When asked for examples of her influence on policy, Grisham told me in an e-mail, "The First Lady advises and gives her husband her opinion on many different topics."
She showed that she went her own way early on, refusing to move into the White House immediately, unlike all of her predecessors -- with the marked exception of Anna Harrison whose husband William Henry Harrison died a month after taking office.
And she waited more than a year to announce her signature issue. The "Be Best" campaign was finally launched last month, though we have not heard much about it since. On paper, the campaign seeks to take on cyberbullying and the impact of opioids on families.
One of her aides told me that she warned the first lady that there would be backlash to her taking on online bullying, especially since her husband is its most famous transgressor. In March, at a meeting with technology leaders Melania said she was aware of the criticism and simply did not care. "It will not stop me from doing what I know is right," she said.
Navigating the terrain between East and West Wing
Rarely we do see animosity between the East Wing, the domain of the first lady and her staff, and the West Wing made public, as we did with the Giuliani incident -- even though such tension has existed in every modern White House. Usually, first ladies quietly endure slights from their husband's top aides, as Pat Nixon famously did.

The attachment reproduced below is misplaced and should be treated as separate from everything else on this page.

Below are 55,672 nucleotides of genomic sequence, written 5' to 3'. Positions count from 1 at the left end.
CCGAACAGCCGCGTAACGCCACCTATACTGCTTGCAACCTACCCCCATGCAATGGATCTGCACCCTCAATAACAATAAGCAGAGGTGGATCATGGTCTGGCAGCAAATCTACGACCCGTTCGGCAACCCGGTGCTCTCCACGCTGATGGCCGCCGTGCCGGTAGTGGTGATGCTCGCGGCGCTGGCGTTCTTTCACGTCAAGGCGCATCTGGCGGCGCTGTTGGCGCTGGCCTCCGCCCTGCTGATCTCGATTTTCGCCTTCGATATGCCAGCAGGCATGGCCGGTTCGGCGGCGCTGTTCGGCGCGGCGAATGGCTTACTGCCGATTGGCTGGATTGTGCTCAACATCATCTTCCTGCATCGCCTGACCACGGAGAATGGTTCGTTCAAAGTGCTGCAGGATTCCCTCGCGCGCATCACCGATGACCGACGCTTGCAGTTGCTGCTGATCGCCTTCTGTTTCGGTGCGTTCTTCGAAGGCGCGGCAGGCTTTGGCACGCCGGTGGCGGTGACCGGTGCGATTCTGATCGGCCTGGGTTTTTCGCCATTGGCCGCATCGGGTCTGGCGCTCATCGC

Nixon adviser John Ehrlichman got a taste of this when he told Pat that he was worried that she had grown too thin. Ehrlichman said he was readying himself for tears or for anger, but her cold stare shook him to the core. This was how first ladies usually held their ground in the years before Twitter: by being stoic and silent. Like most first ladies, Pat was more liberal than her husband, she was pro-choice and she supported the Equal Rights Amendment. She unsuccessfully campaigned for him to nominate a woman to the Supreme Court for the first time.
The silence at the dinner table the evening of the announcement that he'd appointed two men was broken by an angry Pat. The President sighed heavily and said, "We tried to do the best we could."
Of course some first ladies have no problem inserting themselves in West Wing decision-making. Nancy Reagan thought her husband's chief of staff Don Regan was not up to the job and orchestrated his firing. He had hung up on her twice, which is something no one did to Nancy Reagan. "You might have been able to get away with it once, but not twice!" the Reagans' son, Ron, told me.
Hillary Clinton went so far as pushing to be her husband's domestic policy chief, but the President's pollster, Stan Greenberg, convinced her that it would be disastrously unpopular. Having a West Wing office was bad enough.
Michelle Obama speaks bluntly. She made it clear from the beginning that -- like Melania -- she did not appreciate other people speaking on her behalf. In Obama's case she resented her husband's aides making promises that she would show up at events without first consulting her. She wanted to be in control of her own schedule but she never went public about tension with the West Wing because, before Melania, it simply was not done.
There are lessons for Giuliani here. He should be aware that Melania -- unlike first ladies before her -- could continue to make the life of a presidential adviser very difficult in the White House if she chooses to. And he should also know that this is a first lady who has proven that she will not follow protocol and keep family feuds quiet.